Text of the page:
Xanthelasma laser treatment is very effective in removing Xanthelasma, but it is
very expensive. This Xanthelasma laser removal method is similar to electrolysis or electrical arcing to removing the xanthelasma but slightly more difficult to perform and also more dangerous.
Laser ablation has been used to deliver targeted therapy in the treatment of xanthelasma. The mechanism of action is proposed to include the destruction of perivascular foam cells via thermal energy damage and coagulation of dermal vessels leading to blockage of further lipid leakage into the tissue, thus preventing a recurrence.
The variety of lasers available to remove the xanthelasma, including carbon dioxide (CO2), argon, erbium (Er), and pulsed dye lasers. The CO2, neodymium-doped yttrium argon garnet (Nd: YAG), Er:YAG and 1450-nm diode lasers.
All, these lasers are used the longer wavelength of light absorbed best by cellular water, thus allowing their use in removal of epidermal or xanthelasma and skin lesions. Argon and pulse dye lasers, on the other hand, use shorter wavelengths of light, preferentially absorbed by hemoglobin, and therefore are primarily used for vascular lesions.
What is an Co2 Laser?
A CO2 lasers are the preferred devices used in xanthelama laser removal. This treatment is very effective due to the ablative nature of CO2 lasers. Also other types of lasers are uses for Xanthelasma removal.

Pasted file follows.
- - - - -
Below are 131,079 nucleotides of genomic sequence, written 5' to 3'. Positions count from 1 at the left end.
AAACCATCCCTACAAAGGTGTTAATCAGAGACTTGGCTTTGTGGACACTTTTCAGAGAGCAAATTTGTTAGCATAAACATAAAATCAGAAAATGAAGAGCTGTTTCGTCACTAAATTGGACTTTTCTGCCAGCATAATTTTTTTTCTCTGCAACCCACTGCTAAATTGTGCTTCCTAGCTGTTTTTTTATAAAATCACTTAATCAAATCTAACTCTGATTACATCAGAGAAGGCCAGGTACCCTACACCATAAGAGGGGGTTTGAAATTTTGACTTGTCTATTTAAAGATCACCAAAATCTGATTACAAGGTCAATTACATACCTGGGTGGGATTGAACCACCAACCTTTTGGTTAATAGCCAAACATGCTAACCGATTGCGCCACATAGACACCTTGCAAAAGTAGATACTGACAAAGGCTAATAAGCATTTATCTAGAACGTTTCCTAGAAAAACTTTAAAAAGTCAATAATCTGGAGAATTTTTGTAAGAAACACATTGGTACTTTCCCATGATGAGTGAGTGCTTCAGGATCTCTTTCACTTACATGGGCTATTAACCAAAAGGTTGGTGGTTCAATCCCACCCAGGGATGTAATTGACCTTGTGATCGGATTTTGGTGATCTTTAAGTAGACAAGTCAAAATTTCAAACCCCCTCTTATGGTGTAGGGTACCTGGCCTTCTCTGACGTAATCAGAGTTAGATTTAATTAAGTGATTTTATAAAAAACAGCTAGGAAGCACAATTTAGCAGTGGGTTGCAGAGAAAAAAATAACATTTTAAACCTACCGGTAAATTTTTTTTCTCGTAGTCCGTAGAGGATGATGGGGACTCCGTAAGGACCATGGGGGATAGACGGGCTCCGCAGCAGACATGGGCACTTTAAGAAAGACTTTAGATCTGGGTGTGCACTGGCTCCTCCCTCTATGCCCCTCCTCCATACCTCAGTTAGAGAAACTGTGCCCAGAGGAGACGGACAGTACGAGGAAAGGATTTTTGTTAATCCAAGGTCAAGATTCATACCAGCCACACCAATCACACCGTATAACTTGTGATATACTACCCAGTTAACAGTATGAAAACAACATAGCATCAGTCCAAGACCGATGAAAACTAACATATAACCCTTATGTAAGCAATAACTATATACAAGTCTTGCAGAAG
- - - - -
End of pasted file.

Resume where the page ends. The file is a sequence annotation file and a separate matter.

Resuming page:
CO2 is considered the gold-standard ablative laser. The vaporization of water within cells results in the ablation of the skin layer by layer. A number of studies using CO2 laser to treat patients with Xanthelasma have been reported.
The overall outcome was excellent, and the complete initial resolution was achieved in the majority of cases. All lesions were successfully removed in every case, with no scarring associated and a recurrence rate of 13% at 10 months. But the research recommended treatment should be performed in the early stages of Xanthelamsa development to prevent a recurrence.
A laser works by radiating a wavelength of high energy light. Its wavelength is measured in nanometres (nm).
These lasers have many different functions in the medical and scientific field for processes such as Laser surgery and laser spectroscopy. These lasers generally operate in two modes which is the pulsed and continuous mode. Different manufacturers have different settings and parameters, therefore they can operate having far more functionalities depending on the manufacturers.
The most common function used is the continuous mode for Xanthelasma removal.
Lasers can be really powerful, so powerful that they can also be used to cut metal, so your eyelid and plaque thickness has no real stopping power over the laser. You could use an eyeball cup, where a piece of titanium in the shape of your eye fits over your eyeball. It is highly advisable to use eyeball protectors during the Xanthelasma removal process due to the fact that the high energy radiated by the laser could penetrate through the upper eyelid and cause unwanted injuries to the eyeball.